The Mac Internet Connection thing works flawlessly, thanks to my superior bookmarking on the other computer. I know my IP's nameserver's address in dot notation, I know the name of the SMTP server, I got this mofo. Kinda wondering about how this Internet Connect thing isn't "just working" without a whole lot of help on my part, but . . . no matter. Download Acrobat, unStuffIt, install it. Back to the Read Me file.
Hmmm . . . okay, this all looks good. My system seems to be fine. Best to use the handy Software Update menu thing to be sure that the firmware is up to snuff. Double-click. Click. Click. Click. Now we're ready to begin some serious upgrading!
Click that file icon saying "Install OS X". A really cool window pops up with a giant brushed steel X and one button, labeled "Click here to install."
You gotta know what's coming, don't you?
Yup. The CD drive grinds away for a few minutes, and then an error window pops up. With a helpful error code of "-2."
"Well," I say to the cat who has lost interest in the shipping tape and is now trying to pretend that it is okay to rub against the precariously placed coffee cup, "they did say to call if I had a problem with the installation."
"Thank you for calling Yes Computers. Please listen to this menu carefully, as our options have changed . . ."
"They all say that," I tell the cat. She is now nearly comatose on the couch.
(dah-dee-dah, dum dee dum . . .)
". . . Press 3 for tech support . . ."
"Yes Computers. Josh speaking."
Hey! No hold music! Now I start babbling. But I soon recover, and get my point across to Josh, who then says, "Hmmm . . . I've never heard that before."
"Why don't you bring it down, and we'll take a look?"
"Sure, I'll be right down."
I pull the plug on the beautiful blue lady, and into the mighty Passat we go. I score the most excellent parking space possible, stroll in, plop her down on the counter, and Josh and Dave come over and listen to a rehash of the symptoms.
"Okay, it's possible that the CDs were bad. Let's take a look."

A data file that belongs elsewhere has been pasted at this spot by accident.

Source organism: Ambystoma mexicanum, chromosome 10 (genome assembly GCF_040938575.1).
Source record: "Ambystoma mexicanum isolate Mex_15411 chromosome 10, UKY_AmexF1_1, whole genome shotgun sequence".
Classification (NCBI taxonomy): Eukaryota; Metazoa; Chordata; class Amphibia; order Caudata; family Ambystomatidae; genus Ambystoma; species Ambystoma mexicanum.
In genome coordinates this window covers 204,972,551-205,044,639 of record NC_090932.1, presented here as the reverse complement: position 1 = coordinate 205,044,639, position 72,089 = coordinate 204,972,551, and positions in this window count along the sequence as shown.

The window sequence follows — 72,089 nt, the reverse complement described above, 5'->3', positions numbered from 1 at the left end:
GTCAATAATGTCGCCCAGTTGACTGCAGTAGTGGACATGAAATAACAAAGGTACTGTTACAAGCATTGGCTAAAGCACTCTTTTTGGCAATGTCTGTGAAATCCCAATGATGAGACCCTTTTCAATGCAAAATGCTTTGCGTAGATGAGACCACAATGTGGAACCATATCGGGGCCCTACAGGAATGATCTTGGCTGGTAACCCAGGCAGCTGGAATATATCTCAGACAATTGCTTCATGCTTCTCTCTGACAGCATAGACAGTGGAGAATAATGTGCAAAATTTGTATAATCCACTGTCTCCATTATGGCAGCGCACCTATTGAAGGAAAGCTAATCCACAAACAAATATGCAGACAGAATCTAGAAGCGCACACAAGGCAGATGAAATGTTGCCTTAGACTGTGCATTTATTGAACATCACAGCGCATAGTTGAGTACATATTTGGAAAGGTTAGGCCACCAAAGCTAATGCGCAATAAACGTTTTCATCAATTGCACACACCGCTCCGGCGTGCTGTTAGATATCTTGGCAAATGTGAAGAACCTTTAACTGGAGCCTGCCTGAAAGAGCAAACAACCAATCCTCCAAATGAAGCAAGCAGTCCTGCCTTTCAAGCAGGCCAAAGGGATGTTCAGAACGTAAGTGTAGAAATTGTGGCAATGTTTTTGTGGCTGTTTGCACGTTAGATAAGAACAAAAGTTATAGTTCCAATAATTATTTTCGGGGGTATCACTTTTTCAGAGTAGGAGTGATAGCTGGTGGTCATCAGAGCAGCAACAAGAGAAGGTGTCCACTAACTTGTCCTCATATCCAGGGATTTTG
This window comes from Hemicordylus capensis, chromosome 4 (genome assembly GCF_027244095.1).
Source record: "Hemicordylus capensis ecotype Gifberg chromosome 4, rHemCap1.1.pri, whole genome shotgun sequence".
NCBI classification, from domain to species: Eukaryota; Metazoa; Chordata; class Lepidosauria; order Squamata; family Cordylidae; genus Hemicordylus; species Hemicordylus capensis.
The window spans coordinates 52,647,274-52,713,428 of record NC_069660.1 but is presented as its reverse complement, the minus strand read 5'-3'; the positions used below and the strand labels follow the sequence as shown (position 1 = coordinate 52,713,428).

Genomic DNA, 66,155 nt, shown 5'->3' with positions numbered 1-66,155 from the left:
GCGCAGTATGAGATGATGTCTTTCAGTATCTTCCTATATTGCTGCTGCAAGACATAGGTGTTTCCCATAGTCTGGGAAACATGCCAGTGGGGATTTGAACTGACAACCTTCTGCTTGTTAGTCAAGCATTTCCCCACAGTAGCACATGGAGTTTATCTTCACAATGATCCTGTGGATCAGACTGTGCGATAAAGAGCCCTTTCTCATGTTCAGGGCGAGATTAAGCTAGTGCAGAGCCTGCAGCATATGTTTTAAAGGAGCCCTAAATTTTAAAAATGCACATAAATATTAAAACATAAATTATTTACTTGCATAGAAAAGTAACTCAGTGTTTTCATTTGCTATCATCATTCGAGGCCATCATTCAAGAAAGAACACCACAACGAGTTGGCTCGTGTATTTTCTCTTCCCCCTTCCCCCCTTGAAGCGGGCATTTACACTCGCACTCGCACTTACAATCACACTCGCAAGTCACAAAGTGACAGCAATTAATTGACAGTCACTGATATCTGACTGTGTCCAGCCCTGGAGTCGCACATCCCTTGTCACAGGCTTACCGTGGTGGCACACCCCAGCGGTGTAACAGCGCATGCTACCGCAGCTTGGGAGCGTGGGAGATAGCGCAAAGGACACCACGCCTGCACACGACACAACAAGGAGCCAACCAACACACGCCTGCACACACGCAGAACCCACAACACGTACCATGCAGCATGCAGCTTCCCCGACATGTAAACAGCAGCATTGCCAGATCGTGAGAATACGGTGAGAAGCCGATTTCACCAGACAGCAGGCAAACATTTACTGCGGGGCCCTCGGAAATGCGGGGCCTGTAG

(They're gonna look at right away? Too much!)
We plug things in, Josh comes over with fresh CD in hand, starts doing Mac weenie tech guy stuff to look at the firmware, or perform an alternate boot, or some such thing. He is not looking happy. (I can't believe I'm being allowed to watch.)
"There's something wrong with this CD drive, I think. I can't even hear it moving."
I kid you not: I bellow for quiet in the store.
Since this is a town filled with skinny college kids and massage therapists who never speak in a tone of voice louder than a coo, and I'm kind of a big guy with scary long hair who is wearing a big black coat, my half-kidding command actually works. Silence descends.
I get a raise of the eyebrows from Josh, like, "Why didn't I ever think of trying that?"
We (we!) try some more stuff, and it becomes clear to us (us!) that the CD drive has gone over one pothole too many. I ask about the possibility of installing the OS from an external DVD drive, and Josh says, "That should work," and being no dummy, prepares to hand it off to Dave. Then his conscience overcomes his common sense.
"Lemme just check one more thing," he says. Click. Click. Click. "Uh oh."
"Now what?" I ask.
"This hard drive isn't big enough to install OS X."
I have nearly fifteen minutes' experience running Mac computers, so I decide to argue. "Whaddya mean? I checked Apple's site, and they say that I need 3 gigs of hard disk space to do the install, 4 gigs if I want to install the developer tools. I've got over five!"
Josh explains that this is all true, but that OS X needs 10 gigs of space for temp files during the actual installation process. He proceeds to show me that I have an 8-gig hard drive. I don't know how to make a Mac show the size of its hard disk drive, so I try to hide how I'm impressed.
I plunge ahead: "Can't you use an external hard drive for the temp space?"
A look of patience mixed with pity. "No."
(Crap.) "OK. What are my options for a new hard drive?"
We settle on a good price for a new 40 GB hard drive, installed for free. And this time, they'll do the OS upgrade, also for free. "Should be ready tomorrow. We'll give you a call."
I walk out and go around the corner to visit my friend Cindy, as long as I'm downtown, and she runs a framing shop, and I have something that needs framing. Because she's my friend.
After a nice hour hanging out in the friendly confines of Off The Wall, I get conscious of my parking meter status and say good-bye.
Oh, wait. Just thought of something. Do these guys know that I want the developer tools installed when they put the new OS on? I decide to swing back by Yes.
I walk into the service department like I own the place. The people up front are evidently still quaking from my earlier polite request that everyone shut up, and no one challenges me.
Josh and Dave are working away. They look up. "Hi!" I say. "Is it ready yet?" Just kidding, of course. Then I take a closer look. Dave is actually sitting in front of my machine. (Holy shit!)
He looks up. "Well, I put the new hard drive in, but the machine is not seeing the external DVD drive. I can't do the installation."